There was no “repeat” championship in Chicago in 2017 to follow up on the coronations of the Blackhawks in ’15 and the Cubs in ’16. If we’re being honest, we must admit that some key ingredient — or a pantry full of them — was missing from each of the city’s pro teams.
And yet the Hawks soared over 100 points by the end of last season, and the Cubs churned to yet another NLCS. The White Sox — building a monster — were downright feel-good at times, and, hey, the Bears and the Bulls? They’ve got some shiny new pieces to like, too.
Let’s take a look back at the top 10 Chicago sports stories — some joyous, others not so much — of 2017. Happy old year, everyone.
Northwestern goes dancing
Dererk Pardon caught a full-court pass from Nathan Taphorn and laid the ball in at the buzzer to beat Michigan. It was the play that symbolized the Wildcats’ first-ever NCAA tournament season. Really, though, the accomplishment was a four-year building job by coach Chris Collins and his dogged players. With Scottie Lindsey, Bryant McIntosh and watershed recruit Vic Law leading the way, NU did something that forever had been out of reach at the school.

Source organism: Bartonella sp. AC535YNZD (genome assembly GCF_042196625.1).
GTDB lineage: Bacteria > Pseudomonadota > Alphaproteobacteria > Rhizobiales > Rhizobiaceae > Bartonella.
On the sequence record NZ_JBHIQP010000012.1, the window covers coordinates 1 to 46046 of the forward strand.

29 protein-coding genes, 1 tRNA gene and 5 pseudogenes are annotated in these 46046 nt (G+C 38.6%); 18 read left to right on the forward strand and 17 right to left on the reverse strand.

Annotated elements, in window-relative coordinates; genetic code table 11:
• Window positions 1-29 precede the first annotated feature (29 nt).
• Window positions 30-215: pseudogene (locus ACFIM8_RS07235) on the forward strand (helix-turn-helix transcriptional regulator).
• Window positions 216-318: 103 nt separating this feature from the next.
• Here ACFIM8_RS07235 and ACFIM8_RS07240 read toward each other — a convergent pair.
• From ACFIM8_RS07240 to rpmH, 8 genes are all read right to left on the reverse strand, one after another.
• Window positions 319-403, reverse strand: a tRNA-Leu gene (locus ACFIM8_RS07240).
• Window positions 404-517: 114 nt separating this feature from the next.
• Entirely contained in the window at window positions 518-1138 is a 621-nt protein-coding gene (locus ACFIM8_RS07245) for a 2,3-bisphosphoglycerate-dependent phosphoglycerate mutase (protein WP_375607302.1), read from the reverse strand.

Words to remember: “How many times in our lives do you get a chance to do something historical that has never, ever been done? And these guys have. This group has. They were the first ones.” — Collins, in Salt Lake City before an opening-round victory over Vanderbilt
Hawks fall prey to Nashville
After the second-winningest regular season in franchise history, the Blackhawks went down — for the second year in a row — in the first round, this time in shockingly one-sided fashion. The Predators were faster, stronger, deeper and so much better, humiliating the Hawks in a four-game sweep by an aggregate score of 13-3. It was the first sweep by an eighth-seeded team of the top seed in its conference in Stanley Cup playoff history.
Words to remember: “It’s a complete failure when you measure it against the expectations that we have of ourselves. We did not come even close to reaching the standard that we set over the years here, and that’s unacceptable.” —GM Stan Bowman
The Jimmy Butler trade